Pacific Northwest and Alaska Cruise – Day 3 – San Francisco


Kind of a rough night – neither of us slept well. There’s something
about the ceiling in our cabin and it creaks and rattles as the ship
moves. About 2:00 in the morning we started rolling – not sure if
the captain slowed down or if the seas got heavier, but we were
feeling a lot more motion – diagonal motion. It didn’t bother me as
far as feeling sick went, but it made the creaking even worse – I
didn’t get much sleep after that.

We’d set the alarm for 6:00 because we wanted to be out on deck when
we entered San Francisco Bay. A lot of other people had the same
idea, and there was no way for us to get to the front of the ship.


We eventually went to the back, figuring we’d have a good view of
the bridge after we went through it.

But there were some nice views as we approached and then went under
it, too!


The Disney Wonder enters San Francisco Bay for the first time!


It was fun to see so many of the crew members up on deck taking
their own pictures – this is a first for most of them, too, and they
are as excited as any of the passengers.

It was a gorgeous morning – we really lucked out with the weather.
Only about 50 degrees, so chilly if you were in the wind, but we
were bundled up pretty warmly.


We sailed past Alcatraz Island.


And this building looked quite familiar – there’s a replica of it at
Disney California Adventure.


Another image reminiscent of DCA: World of Color – San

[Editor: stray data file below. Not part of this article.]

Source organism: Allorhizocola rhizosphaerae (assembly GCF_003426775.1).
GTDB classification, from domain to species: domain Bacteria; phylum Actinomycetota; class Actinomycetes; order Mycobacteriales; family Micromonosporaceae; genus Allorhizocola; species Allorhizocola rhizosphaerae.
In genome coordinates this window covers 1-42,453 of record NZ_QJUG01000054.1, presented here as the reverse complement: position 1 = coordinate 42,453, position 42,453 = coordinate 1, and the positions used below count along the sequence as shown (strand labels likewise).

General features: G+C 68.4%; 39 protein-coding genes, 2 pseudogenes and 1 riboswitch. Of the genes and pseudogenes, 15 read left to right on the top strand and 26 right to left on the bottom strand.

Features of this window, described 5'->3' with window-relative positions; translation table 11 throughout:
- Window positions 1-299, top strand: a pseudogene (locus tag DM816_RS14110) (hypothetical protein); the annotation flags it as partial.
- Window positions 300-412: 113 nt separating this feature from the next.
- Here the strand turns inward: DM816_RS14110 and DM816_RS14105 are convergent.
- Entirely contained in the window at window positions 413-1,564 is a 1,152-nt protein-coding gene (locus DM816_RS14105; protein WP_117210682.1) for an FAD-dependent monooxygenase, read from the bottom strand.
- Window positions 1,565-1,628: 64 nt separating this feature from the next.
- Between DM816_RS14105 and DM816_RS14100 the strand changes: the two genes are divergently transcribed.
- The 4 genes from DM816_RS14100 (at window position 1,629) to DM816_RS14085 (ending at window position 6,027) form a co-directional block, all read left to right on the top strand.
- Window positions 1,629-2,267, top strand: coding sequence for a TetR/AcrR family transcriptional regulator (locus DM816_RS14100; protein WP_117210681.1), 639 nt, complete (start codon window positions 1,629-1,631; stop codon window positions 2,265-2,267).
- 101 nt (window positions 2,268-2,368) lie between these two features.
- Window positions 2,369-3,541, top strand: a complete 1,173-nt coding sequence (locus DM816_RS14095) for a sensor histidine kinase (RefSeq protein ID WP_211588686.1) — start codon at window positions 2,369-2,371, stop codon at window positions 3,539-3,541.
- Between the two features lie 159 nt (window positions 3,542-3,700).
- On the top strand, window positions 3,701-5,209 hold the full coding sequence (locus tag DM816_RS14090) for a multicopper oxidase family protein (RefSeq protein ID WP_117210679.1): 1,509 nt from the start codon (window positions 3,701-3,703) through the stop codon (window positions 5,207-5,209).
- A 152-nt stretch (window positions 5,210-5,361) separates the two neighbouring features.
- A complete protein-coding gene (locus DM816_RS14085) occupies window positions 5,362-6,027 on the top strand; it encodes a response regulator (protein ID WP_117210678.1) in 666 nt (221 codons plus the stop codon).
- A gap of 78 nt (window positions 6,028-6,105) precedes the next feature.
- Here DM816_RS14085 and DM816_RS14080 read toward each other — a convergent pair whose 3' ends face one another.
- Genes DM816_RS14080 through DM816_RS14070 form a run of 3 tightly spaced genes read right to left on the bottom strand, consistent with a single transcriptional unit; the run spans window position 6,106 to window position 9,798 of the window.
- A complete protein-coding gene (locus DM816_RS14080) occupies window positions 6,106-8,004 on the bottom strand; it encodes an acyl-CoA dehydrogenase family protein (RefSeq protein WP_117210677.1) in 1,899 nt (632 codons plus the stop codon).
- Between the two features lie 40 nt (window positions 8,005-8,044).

. 🙂 This fireboat entertained us for quite a while –
it went out in front of us, and behind us, and spun around. Very


This was our view during breakfast at Beach Blanket Buffet – not bad,


We are back from a great day in San Francisco! I can’t believe how
gorgeous the weather was – so beautiful today. We left the ship
about 10:30 and took a town car to the Walt Disney Family
. When planning the trip I’d decided against taking an
excursion from the ship because it didn’t seem like they offered
enough time at the museum, so we were doing it on our own. We’d
planned to take a taxi, but there were none waiting, whereas there
were several towncars, and they were not much more expensive.

The museum is in the Presidio, an old Army area, which is now a
National Park, but many of the buildings have been renovated. Some
are leased as private residences, but others are owned by
businesses, like the Walt Disney Family Museum.


We had to do this obligatory photo in front of the museum. 🙂


Photos (no flash) were only permitted in the lobby entrance, before
we entered any of the museum galleries. But that’s where the Oscar
statues were, as well as a lot of other awards given to Walt Disney.


And also some of the furnishing from Walt Disney’s apartment at Disneyland.


When we bought our tickets ($20 each), they told us that one of the
ship’s tours had just gone in, and recommended we go downstairs to